The rise of Yugo-Nostalgia

10:15 01.09.2022 •

Children dressed as Yugoslav socialist youth 'pioneers' at the Museum of Yugoslavia in Belgrade. Photo - Jessica Bateman

While many citizens of the former Yugoslavia miss the lower prices and global recognition, others warn against over-romanticising the Tito era, writes “The Guardian” from London. After NATO broke up Yugoslavia in 1999, the English press is forced to admit that the people there live nostalgia for the old good times, which the West cut off by military force.

“On a recent day in Belgrade, as the sun beat down, coaches pulled up and departed outside the Museum of Yugoslavia, an imposing mid-century block in the Serbian capital. A steady trickle of people emerged, some carrying flowers and a few waving the country’s old flag. They had come to visit the mausoleum that houses the grave of Josip Broz Tito, the founder of socialist Yugoslavia”. And in London did they often saw how people massively bring flowers to Thatcher's grave?

Many of the visitors, writes “The Guardian” had grown up under the old system and had come to mark the dictator’s birthday, which was a major public holiday before Yugoslavia’s disintegration.

The Socialist Federal Republic of Yugoslavia, made up of six republics – Serbia, Croatia, Bosnia & Herzegovina, Slovenia, Montenegro and Macedonia – plus two autonomous regions – Kosovo and Vojvodina – was established by Tito in 1945.

Tito’s state aimed to unite the region’s different ethnic and religious groups under the slogan “Unity and Brotherhood”. Rising nationalism after his death in 1980 led to its breakup in 1992 and the bloody Yugoslav wars of the 1990s.

A common narrative during these years was that Tito had, for nearly half a century, “forced different peoples to live together against their wishes”. But 30 years on, many still hold deep affection for the country that no longer exists and regret its dissolution. In Serbia, 81% say they believe the breakup was bad for their country. In Bosnia, which was always the most multicultural of the republics, 77% share that sentiment. Even in Slovenia, which was the first ex-Yugoslav country to join the EU and is widely regarded as the most “successful”, 45% still say the breakup was damaging.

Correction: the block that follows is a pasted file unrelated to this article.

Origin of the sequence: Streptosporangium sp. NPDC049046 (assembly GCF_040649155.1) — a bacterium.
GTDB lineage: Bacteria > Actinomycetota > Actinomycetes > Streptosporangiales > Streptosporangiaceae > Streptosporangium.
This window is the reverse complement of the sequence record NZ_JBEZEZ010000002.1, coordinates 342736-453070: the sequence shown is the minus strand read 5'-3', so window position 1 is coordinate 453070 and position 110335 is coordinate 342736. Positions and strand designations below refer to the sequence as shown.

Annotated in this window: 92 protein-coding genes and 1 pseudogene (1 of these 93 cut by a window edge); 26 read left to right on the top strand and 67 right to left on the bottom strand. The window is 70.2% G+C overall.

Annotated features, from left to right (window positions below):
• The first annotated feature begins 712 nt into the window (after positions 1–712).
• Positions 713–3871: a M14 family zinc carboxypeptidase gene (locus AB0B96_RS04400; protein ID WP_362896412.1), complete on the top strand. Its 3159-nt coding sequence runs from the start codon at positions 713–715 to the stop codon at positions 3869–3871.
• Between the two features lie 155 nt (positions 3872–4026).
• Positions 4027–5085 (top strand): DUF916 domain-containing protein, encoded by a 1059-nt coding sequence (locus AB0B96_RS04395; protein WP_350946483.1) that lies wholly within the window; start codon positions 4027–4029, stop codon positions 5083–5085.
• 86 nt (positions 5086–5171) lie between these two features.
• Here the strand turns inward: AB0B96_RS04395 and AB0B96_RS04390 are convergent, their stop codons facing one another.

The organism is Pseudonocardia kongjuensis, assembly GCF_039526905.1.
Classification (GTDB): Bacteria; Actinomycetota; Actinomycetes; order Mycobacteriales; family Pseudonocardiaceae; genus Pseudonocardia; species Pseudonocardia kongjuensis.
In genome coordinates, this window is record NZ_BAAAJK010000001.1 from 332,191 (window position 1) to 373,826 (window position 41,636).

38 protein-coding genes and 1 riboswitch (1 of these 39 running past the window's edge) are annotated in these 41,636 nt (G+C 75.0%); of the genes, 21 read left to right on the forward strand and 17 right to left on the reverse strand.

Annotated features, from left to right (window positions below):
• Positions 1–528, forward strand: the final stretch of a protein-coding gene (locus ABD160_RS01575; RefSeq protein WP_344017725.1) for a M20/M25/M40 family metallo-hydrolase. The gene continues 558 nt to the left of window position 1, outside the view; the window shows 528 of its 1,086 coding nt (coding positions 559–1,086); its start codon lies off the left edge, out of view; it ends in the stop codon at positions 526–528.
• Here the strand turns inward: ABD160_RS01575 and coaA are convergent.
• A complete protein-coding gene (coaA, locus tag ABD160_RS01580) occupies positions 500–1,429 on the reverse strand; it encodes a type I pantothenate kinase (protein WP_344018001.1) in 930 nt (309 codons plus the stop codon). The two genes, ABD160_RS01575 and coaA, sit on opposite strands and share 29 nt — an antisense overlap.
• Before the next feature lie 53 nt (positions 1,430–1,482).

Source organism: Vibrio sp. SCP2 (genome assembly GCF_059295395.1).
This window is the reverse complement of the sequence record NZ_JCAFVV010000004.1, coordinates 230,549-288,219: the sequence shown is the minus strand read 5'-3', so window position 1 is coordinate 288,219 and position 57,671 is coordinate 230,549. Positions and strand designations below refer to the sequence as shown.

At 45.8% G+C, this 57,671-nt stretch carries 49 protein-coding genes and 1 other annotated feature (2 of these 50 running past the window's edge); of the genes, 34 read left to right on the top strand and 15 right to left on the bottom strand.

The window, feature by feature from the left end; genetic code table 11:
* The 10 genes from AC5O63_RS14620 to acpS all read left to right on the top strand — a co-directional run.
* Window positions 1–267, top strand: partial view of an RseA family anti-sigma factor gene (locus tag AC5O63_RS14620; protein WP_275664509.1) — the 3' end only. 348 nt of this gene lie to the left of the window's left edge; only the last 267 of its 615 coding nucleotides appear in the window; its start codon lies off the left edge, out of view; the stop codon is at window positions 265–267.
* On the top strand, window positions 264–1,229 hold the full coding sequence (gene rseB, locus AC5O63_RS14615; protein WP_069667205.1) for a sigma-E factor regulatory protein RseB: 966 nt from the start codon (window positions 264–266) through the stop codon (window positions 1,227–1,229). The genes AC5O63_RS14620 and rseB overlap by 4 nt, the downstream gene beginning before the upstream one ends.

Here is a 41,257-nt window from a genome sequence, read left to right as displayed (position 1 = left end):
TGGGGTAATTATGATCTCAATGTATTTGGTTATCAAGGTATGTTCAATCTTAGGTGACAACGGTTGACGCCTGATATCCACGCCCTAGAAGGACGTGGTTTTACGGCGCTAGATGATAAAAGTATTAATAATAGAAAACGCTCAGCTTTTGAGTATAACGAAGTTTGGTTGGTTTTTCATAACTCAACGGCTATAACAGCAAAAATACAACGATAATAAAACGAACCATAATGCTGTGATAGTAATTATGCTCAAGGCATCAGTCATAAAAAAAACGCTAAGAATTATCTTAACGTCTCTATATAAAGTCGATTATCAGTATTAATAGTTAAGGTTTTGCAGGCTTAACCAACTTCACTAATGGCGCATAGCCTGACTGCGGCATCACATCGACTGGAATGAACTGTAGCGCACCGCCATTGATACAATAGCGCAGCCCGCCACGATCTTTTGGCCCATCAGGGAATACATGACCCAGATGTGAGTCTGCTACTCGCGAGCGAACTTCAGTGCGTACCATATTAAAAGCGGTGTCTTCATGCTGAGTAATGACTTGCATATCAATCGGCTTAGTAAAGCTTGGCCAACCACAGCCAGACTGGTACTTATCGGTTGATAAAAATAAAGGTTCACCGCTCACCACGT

Unsurprisingly, only 10% in Kosovo (now under NATO control) regret the breakup.

“There’s a great deal of appreciation for the socialist period, and it’s associated with economic growth and vast improvements in the standards of living,” Larisa Kurtović, a political anthropologist from Sarajevo. says, adding that the Yugoslav project’s “failed promises” paled in comparison to the nationalism and violence that followed. Most ex-Yugoslav states have seen huge economic decline since the wars and still suffer high levels of brain drain.

Although Yugoslavia was a one-party state, there were distinct differences from other iron curtain countries. Tito founded the non-aligned movement and maintained balanced relationships between the West and the USSR, and Yugoslav citizens could travel to either region. The strength of the old Yugoslav passport is mentioned by many of those I meet visiting Tito’s grave who now require visas to enter most countries, writes the author of the article in “The Guardian”.

As time moves on and younger people are less directly affected by the trauma of war, some feel it’s becoming easier to analyse the period.

“Almost every day, someone is asking if they can interview us for their dissertation on post-Yugoslav identity,” says Jana Dolecki, who is originally from Croatia. “For a long time it was a socially taboo topic,” - agrees her colleague Marković. “But this generation has the luxury of being far enough away to not have all the biases, and the trauma that comes with it. And I think this will become bigger.”


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